“Is someone knocking at the door?” I asked.
Bob and Max considered the sound. “Yes, I think so,” they agreed.
Max surreptitiously walked to the door. Through the vertical side window they could see that yes, there was a white guy standing on the front porch. He was thin, his coat tattered, hair and beard disheveled, possibly in his forties. No one Max recognized.
“That’s odd,” I said.
We speculated as to why someone might be knocking on doors on a Sunday in the drenching rain, in northeast Portland. A missionary? A salesman? A neighbor?
“Well, elections are over and so they’re not canvassing,” I said and mentioned that I had recently been knocking on the doors of strangers, canvassing for our candidate for state representative.
“Were people reluctant to open their doors?” Max asked.
“Some clearly were home and ignored me. But most people opened the door. Of course, I have the little ol’ lady advantage.” I continued, “When we lived in Lake Oswego, there was a home invasion two blocks away.”
“Home Invasion? Is that like a burglary?” Max queried.
“Different from a burglary in that the homeowners let the thieves in. Someone knocked. They opened the door. The invaders forced their way in, tied up everyone who was home, and robbed the house. They were there for hours. Must have been terrifying,” I said.
The knocking came again. He must have known we were ignoring him. No doubt he could hear our voices. He wasn’t getting the hint that we weren’t going to open the door.
Sossity, who had been in the kitchen at the back of the house, came down the hall. She heard the knocking, looked out the window and opened the door.
“Hello,” she said warmly, leaning out. “What can I do for you?”
“I’m real hungry and cold. Can you give me something to eat?” he said. “Anything. Please. I’d really like some chips or something like that. But anything.”
“Oh, sure. I can do that. Would you like a hot meal? I can fix that up in a few minutes.”
“Oh, yes ma’am. Yes. But you don’t have to go to any trouble. Anything’s okay. Maybe something to drink. Do you have a Pepsi ?”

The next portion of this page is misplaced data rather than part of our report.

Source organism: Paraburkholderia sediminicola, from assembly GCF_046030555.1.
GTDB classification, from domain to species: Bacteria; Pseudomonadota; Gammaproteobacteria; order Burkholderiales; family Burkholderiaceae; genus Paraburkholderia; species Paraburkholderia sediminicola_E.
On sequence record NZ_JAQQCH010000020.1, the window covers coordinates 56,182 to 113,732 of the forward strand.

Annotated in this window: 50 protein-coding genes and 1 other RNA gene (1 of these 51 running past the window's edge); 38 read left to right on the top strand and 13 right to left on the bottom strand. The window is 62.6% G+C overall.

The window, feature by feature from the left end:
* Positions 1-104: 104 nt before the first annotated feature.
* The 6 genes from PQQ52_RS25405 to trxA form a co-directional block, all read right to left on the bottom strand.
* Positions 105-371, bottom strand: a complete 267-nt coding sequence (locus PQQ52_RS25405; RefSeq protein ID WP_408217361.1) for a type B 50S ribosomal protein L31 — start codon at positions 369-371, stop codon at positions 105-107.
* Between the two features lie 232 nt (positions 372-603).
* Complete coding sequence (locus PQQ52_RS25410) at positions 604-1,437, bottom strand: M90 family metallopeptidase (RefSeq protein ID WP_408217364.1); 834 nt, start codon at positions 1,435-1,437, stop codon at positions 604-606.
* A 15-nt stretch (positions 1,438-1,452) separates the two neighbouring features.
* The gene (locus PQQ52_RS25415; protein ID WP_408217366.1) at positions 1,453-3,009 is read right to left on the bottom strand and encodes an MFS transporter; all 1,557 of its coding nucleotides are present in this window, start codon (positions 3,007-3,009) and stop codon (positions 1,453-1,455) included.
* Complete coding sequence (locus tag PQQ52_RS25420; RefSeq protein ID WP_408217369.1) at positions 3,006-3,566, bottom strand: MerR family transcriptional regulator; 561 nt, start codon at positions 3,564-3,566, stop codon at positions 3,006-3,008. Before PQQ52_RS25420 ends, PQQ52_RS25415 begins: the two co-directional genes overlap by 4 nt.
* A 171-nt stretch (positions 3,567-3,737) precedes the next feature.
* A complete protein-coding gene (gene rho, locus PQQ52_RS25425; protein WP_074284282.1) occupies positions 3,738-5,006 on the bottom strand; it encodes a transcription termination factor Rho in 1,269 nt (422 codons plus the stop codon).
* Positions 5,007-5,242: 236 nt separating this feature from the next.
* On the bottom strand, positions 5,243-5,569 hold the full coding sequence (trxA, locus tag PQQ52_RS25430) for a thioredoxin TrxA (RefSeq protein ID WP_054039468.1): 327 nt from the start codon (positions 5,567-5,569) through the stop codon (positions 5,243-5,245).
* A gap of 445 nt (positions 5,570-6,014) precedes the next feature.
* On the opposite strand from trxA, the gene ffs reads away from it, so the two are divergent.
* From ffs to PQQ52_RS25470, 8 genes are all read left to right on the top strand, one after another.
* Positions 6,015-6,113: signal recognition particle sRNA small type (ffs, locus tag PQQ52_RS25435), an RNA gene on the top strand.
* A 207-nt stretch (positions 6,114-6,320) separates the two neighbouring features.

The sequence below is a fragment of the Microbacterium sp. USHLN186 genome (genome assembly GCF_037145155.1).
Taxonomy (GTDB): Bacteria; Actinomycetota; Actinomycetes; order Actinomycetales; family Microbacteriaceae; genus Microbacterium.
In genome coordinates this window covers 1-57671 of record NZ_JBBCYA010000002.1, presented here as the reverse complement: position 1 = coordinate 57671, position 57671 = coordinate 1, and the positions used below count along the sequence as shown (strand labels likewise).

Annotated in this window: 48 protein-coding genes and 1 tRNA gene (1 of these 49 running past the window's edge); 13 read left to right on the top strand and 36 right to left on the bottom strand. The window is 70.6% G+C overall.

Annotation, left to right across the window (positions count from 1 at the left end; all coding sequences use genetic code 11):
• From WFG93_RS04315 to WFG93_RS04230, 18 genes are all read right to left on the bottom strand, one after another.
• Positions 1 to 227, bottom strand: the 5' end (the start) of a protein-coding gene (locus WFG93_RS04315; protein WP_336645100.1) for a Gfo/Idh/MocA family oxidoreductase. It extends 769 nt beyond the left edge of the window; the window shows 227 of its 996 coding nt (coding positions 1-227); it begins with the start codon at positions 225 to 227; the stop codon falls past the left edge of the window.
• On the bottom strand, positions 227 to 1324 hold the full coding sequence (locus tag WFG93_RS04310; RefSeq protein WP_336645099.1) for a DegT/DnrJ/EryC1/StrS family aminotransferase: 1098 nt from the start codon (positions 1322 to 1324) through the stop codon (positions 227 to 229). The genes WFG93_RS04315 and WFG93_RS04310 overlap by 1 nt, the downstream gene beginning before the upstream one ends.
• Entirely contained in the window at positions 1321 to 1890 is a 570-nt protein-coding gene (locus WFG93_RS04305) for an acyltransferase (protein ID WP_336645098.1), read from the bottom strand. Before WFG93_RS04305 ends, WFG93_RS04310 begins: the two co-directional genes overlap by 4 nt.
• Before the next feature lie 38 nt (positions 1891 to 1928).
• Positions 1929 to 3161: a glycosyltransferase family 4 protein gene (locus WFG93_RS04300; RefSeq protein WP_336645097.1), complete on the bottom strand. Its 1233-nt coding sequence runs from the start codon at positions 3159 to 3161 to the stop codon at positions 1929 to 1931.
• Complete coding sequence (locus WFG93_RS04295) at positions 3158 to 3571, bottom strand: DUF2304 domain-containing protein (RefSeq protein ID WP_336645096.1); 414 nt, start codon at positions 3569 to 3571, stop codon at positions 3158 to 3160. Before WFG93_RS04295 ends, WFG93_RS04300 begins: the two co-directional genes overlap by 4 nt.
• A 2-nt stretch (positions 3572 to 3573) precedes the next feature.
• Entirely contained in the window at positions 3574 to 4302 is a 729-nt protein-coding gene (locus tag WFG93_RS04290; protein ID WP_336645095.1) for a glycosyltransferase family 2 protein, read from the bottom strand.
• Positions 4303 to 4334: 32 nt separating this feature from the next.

“I have ginger beer. It’s non-alcoholic, like ginger ale.”
“That’s good. Yes. Thank you. Thank you”
“I’ll be right back,” she said, gently closing the door.
In the kitchen, Sossity served up a bowl of stir fry and popped it in the air fryer. From a large bag she portioned a liberal amount of chips into a smaller bag, then cut a generous slice of carrot cake. She retrieved a cold ginger beer from the frig and headed to the front door, arms full of ginger beer, chips, and carrot cake.
I stood in the hall behind Sossity, curious to get a look at the man on the porch, to see his face. But he wasn’t a sideshow. I hung back.
“I’m warming up a meal for you, but in the meantime here’s something to start with.
I thought you might like a piece of cake. I guess you’ll be eating dessert before your meal today,” Sossity laughed softly.
“Oh, yes ma’am. Thank you.”
He immediately opened the bag of chips and scooped them into his mouth.
Sossity and I went to the kitchen to wait for the stir fry to heat up.
“It’s painful,” I said, tearing up. “To think of this man with nothing. Cold and wet. Hungry. Thank you for showing us the compassionate thing to do.”
“It’s always been the Haves and the Have Nots,” she said. “I’ve been a Have Not at times in my life. And now, here, finally in a home we own, I feel such a sense of security and gratitude. I have so much.”
“Max,” called Sossity, “Will you find those emergency blankets?”
Max set them on the shelf by the front door. When Sossity opened the door the man was bouncing up and down, shaking his hands for warmth.
“I wish I had a blanket for you, but we just moved in, so we got rid of our extra blankets. I do have these emergency blankets. Could you use them?”
“Oh, yes. Thank you.”
“And here’s a bowl of veggie stir fry with sirloin steak and rice noodles. Is that okay?”
“Oh yes. Thank you so much, Ma’am. I’m so hungry. Alright if I stay on the porch and eat?”
“Yes. Please do.”
He unfolded one of the silver blankets and wrapped it around him, then settled into the corner of the porch, cradling the bowl of steaming stir fry.
Sue McGrath has owned a home in Manzanita since 1991 and had the great gift of moving here full time in 2016. She is grateful for the community of writers she has found, and for the endless inspiration of the majestic coast.